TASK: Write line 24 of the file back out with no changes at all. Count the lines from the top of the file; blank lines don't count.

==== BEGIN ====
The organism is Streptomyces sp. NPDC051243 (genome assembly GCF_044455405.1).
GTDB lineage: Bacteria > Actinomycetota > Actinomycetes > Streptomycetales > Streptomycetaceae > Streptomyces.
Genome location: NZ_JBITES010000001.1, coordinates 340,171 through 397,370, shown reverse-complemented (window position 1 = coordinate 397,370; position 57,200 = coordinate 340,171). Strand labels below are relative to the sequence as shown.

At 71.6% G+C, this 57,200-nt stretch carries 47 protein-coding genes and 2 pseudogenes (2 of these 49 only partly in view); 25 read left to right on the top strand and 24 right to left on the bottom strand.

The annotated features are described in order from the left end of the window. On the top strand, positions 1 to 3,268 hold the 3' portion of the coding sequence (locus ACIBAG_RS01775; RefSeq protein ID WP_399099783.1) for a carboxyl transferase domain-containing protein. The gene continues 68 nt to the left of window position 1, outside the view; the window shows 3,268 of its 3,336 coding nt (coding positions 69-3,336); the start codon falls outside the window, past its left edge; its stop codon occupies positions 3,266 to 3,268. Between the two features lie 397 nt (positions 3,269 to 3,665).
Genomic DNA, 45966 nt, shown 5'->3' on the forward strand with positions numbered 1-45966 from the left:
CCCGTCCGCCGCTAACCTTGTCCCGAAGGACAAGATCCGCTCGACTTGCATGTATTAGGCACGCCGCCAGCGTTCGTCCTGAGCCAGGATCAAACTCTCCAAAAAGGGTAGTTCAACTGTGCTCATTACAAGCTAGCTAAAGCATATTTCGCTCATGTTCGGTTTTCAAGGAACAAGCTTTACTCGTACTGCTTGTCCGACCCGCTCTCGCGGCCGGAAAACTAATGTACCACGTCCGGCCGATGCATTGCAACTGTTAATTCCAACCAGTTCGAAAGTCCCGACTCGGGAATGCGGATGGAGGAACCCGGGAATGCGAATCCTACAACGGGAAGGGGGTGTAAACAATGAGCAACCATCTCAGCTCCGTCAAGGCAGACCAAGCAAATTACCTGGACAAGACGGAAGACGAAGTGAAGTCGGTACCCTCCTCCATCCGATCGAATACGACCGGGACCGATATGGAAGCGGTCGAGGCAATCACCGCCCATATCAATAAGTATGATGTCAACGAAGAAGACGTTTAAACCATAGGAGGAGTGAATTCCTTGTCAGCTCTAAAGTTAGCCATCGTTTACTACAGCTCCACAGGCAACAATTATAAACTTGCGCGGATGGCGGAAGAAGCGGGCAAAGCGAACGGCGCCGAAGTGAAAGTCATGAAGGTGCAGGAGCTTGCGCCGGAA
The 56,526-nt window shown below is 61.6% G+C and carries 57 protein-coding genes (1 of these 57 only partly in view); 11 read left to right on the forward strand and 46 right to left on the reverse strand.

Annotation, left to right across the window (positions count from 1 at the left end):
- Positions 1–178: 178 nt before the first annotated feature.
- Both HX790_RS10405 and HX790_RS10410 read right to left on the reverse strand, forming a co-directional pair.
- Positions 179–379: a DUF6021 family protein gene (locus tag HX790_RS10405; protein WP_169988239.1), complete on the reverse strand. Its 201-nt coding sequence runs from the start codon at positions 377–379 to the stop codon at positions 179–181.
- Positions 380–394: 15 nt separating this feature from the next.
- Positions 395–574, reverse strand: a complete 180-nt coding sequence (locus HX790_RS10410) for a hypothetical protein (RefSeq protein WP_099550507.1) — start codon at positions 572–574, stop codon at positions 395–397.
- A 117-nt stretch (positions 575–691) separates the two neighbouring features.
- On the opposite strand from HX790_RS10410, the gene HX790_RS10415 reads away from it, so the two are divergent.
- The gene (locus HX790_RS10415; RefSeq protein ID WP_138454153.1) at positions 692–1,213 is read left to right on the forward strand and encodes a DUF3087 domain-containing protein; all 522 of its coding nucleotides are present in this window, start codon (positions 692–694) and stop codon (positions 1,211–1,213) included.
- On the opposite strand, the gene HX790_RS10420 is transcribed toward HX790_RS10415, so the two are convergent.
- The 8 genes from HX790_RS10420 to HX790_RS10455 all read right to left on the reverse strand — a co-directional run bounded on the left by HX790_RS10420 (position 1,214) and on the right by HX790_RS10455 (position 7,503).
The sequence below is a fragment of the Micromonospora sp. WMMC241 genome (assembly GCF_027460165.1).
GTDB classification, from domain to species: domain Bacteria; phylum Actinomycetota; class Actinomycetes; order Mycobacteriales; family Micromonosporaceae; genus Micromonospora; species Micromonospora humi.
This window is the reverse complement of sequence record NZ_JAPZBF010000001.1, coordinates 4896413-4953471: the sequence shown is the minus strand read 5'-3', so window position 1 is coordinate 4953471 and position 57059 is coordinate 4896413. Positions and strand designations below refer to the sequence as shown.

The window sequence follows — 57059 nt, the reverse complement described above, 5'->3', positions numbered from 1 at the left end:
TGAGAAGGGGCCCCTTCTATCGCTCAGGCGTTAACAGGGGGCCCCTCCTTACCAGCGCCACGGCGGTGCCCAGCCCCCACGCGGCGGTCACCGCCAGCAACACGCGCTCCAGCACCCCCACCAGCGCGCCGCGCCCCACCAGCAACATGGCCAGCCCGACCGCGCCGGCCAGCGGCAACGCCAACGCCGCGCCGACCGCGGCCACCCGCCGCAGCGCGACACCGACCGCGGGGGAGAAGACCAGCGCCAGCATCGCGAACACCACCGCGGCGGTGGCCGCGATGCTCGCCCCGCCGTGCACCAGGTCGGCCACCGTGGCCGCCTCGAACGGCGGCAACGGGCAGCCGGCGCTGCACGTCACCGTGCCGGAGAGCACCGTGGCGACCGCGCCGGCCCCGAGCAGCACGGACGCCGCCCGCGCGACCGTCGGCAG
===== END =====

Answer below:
TGAGAAGGGGCCCCTTCTATCGCTCAGGCGTTAACAGGGGGCCCCTCCTTACCAGCGCCACGGCGGTGCCCAGCCCCCACGCGGCGGTCACCGCCAGCAACACGCGCTCCAGCACCCCCACCAGCGCGCCGCGCCCCACCAGCAACATGGCCAGCCCGACCGCGCCGGCCAGCGGCAACGCCAACGCCGCGCCGACCGCGGCCACCCGCCGCAGCGCGACACCGACCGCGGGGGAGAAGACCAGCGCCAGCATCGCGAACACCACCGCGGCGGTGGCCGCGATGCTCGCCCCGCCGTGCACCAGGTCGGCCACCGTGGCCGCCTCGAACGGCGGCAACGGGCAGCCGGCGCTGCACGTCACCGTGCCGGAGAGCACCGTGGCGACCGCGCCGGCCCCGAGCAGCACGGACGCCGCCCGCGCGACCGTCGGCAG